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vacation tour; the reply was that he could not be spared from the work of teaching the younger children.

The "Autobiography" gives a full account of his acquaintances among the young men resident at Cambridge, who afterward came to London, including, besides Charles Austin, who was the means of introducing him, Macaulay, Hyde and Charles Villiers, Strutt (Lord Belper), Romilly, etc. There is no mention of his having gone to Cambridge in 1822, on a visit to Charles Austin. The contrast of his boyish figure, and thin voice, with his immense conversational power, left a deep impression on the undergraduates of the time, notwithstanding their being familiar with Macaulay and Austin.

I alluded, in my last article on James Mill, to the persistent attempts of Professor Townshend, of Cambridge, to get John entered there. Here are two sentences from a letter dated March 29, 1823, two months before he entered the India House: "I again entreat you to permit me to write to the tutor at Trinity to enter your son's name at that noble college. Whatever you may wish his eventual destiny to be, his prosperity in life can not be retarded, but must on the contrary be increased by making an acquaintance at an English University with his Patrician contemporaries." Whether it would have been possible to induce his father to send him to Cambridge, I very much doubt. I suspect that, of the two, the son would have been the more intractable on the matter of subscription to the Articles. Ten years later, it was an open question in the house whether his brother Henry should be sent to Cambridge.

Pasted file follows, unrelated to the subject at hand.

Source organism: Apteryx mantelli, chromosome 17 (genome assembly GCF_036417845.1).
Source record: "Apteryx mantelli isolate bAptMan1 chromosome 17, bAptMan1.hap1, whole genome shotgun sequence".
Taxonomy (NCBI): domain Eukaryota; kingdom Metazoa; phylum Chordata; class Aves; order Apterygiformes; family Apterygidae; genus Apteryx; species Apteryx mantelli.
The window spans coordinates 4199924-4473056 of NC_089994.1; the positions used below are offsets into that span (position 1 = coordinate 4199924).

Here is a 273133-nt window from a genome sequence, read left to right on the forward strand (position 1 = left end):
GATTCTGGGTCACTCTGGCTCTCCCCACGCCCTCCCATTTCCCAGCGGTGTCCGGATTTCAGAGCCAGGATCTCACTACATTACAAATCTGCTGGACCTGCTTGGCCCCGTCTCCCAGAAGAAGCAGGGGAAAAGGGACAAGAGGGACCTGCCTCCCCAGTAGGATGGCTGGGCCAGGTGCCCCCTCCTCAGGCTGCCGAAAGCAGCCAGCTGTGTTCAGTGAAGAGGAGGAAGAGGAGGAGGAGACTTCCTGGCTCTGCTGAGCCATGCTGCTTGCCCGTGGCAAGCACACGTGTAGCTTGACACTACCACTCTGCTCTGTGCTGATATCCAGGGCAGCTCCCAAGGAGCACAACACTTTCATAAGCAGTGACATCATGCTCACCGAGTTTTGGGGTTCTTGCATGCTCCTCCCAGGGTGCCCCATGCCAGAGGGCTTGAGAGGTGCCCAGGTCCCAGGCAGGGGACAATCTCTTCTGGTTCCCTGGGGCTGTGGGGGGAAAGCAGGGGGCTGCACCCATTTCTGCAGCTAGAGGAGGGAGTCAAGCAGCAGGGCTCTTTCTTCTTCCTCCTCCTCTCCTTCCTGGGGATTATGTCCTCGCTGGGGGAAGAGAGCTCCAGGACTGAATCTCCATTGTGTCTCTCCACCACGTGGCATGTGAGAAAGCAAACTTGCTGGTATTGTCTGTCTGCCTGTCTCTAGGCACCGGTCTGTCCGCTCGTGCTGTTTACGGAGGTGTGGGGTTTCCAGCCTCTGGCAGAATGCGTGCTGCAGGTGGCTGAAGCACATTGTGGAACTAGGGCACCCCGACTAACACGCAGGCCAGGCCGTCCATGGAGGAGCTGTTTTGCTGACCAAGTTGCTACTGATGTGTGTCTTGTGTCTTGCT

A GOOD deal of noise was made a few months ago about a discovery that an American astronomer believed he had made during the recent solar eclipse of July 29, 1878. At the moment of totality, while the bright disk of the sun was completely hidden by the black disk of the moon, and after the eye had become habituated to this sudden darkness, the American astronomer made a search to find whether there might not be, in the vicinity of the sun, a planet answering to the theoretical planet Vulcan, whose existence was announced by Leverrier after he had mathematically analyzed the motion of Mercury. As every one knows, during total eclipses of the sun, our atmosphere being no longer illumined, night comes on as though at the bidding of an enchanter, and the brighter stars make their appearance in the heavens. It is this sudden metamorphosis of nature that most forcibly impresses

  1. Translated from "La Nature" by J. Fitzgerald, A.M.